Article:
Windows 8.1 is the operating system intended for home users. It provides abilities such as joining corporate domains, participating in Group Policy, allowing involvement in Work Place Join and Work Folders, encryption and more.
Windows 8.1 Features
This is the new Windows, and it’s designed for the way you live. It’s advanced, delivering the best of new hardware designs and technologies.
It’s personal, offering a range of choices that spans devices, and displays. You get a selection of great apps. More cloud-powered entertainment. More communication and storage options, and a better web with new browsing and search experiences.
Windows 8.1 returns the Start button to the desktop, but it isn’t the same button we have all come to know and love. Clicking the button will bring you back to your last menu, while a right-click will reveal more traditional options. From here you can, access things like your programs, system settings, and Device Manager, along with the Task Manager, Control Panel, File Explorer, and Search and Run functions.
This menu can also be accessed with a long press for computers with touch screens.
Users previously only had two options when it came to the size of Live Tiles in Windows 8: large or small. This is no longer the case, though. A right-click, or long press, on a specific tile will give you the ability to unpin it from the screen, uninstall the program, resize it, or turn the Live Tile off. Clicking the “Resize” option will allow you to alter the icon’s size to large, wide, medium, or small.
Windows 8.1 also gives users the option to organize apps into various groups. Live Tiles can be dragged and dropped as you please, while a right-click will give you the opportunity to name specific app groups.
Not every app is displayed in the Start screen. A complete list of installed apps can be accessed by either clicking the down arrow in the lower left-hand side of the screen, or by performing a swipe down on a touch screen. Selecting the up arrow or a swipe upward will bring you back to the home screen.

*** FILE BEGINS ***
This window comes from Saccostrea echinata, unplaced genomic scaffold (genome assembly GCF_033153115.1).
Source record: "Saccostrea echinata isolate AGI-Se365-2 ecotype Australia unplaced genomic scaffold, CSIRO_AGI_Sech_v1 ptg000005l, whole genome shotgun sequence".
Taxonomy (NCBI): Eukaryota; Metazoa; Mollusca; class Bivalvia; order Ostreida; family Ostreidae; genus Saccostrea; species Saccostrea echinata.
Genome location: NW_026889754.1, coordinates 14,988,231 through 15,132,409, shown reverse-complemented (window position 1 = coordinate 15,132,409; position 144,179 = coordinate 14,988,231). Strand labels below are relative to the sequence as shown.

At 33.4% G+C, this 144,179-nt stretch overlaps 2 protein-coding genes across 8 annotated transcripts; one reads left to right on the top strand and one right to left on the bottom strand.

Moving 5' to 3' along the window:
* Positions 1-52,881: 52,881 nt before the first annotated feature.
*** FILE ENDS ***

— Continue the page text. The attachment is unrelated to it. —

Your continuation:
Microsoft introduced Hot Corners last year with the release of Windows 8. Each corner of the screen has a different function; the Charms menu is in the lower and upper right, the back button is in the lower left, and the running apps window is in the upper right.
Users were previously forced to look to third-party alternatives to disable this feature. In Windows 8.1, however, Microsoft built the option to disable these corners directly into the operating system.
One of the better known features of Windows 8 is the Snap action, that allows you to run two apps side-by-side. With Windows 8.1 you can also run two instances of IE11 in multiple Snapped windows. However, Snapping one instance of IE11 to one side of the screen and then attempting to open a second instance doesn’t work. You have to open multiple tabs in one window, and then press and hold or right-click one of them and select ‘Open tab in new window’. Unfortunately other apps don’t appear to offer multi-window capabilities.
Reading View strips the clutter and advertisements from the article you are reading and presents the information in a pleasant, horizontally scrolling format. To enable Reading View, just click the open-book icon on the right side of IE11’s address bar. Reading View also appears integrates with the new Reading List app in Windows 8.1, so when you bookmark an article with this app from IE11, it will display in Reading Mode later.
One of Windows 8.1 coolest features is buried deep in the new Food & Drink app, which is full of all manner of delectable recipes. However, when you’re making cake and your hands are all covered in butter and flour, it may not seem like the best moment to be using a touchscreen. Fear not, because Windows 8.1 has a hands-free mode, which lets you flip through the steps of the recipe by waving your hand in front of your device’s webcam.
Windows 8.1 For everything you do
With everything we do on our devices, wouldn’t it be great to have it all brought together? The new Windows brings together all the things we do, complete with a fantastic collection of apps for the way we live.
Connect with friends on Skype, kick back with Xbox, discover new apps in the Windows Store, and finally use the cloud to keep everything backed up.
Windows keeps pace with our life, regardless of where we are or where we go.
Best of all, everything on Windows is designed to work well together. The result is an experience that helps us be more productive, creative, and communicative.
With Windows, we can get more done and have more fun doing it.